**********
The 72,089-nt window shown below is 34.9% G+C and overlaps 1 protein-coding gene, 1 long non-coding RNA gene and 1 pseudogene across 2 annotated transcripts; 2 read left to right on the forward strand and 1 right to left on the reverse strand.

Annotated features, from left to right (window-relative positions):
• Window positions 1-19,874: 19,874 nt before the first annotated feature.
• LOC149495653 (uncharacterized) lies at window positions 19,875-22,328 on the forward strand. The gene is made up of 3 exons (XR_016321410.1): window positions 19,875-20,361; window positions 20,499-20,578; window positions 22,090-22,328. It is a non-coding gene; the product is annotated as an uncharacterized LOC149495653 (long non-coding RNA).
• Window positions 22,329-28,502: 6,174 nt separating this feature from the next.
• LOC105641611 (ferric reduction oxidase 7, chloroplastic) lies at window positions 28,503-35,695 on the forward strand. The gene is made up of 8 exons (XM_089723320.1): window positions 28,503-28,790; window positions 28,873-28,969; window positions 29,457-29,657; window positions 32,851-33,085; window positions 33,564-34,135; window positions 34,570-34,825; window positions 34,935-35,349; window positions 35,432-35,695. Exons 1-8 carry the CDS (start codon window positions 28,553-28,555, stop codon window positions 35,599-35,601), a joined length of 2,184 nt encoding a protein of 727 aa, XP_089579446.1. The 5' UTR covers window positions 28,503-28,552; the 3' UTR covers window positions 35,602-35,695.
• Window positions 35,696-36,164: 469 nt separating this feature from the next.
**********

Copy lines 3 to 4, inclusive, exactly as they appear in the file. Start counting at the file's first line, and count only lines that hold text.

• Window positions 1-19,874: 19,874 nt before the first annotated feature.
• LOC149495653 (uncharacterized) lies at window positions 19,875-22,328 on the forward strand. The gene is made up of 3 exons (XR_016321410.1): window positions 19,875-20,361; window positions 20,499-20,578; window positions 22,090-22,328. It is a non-coding gene; the product is annotated as an uncharacterized LOC149495653 (long non-coding RNA).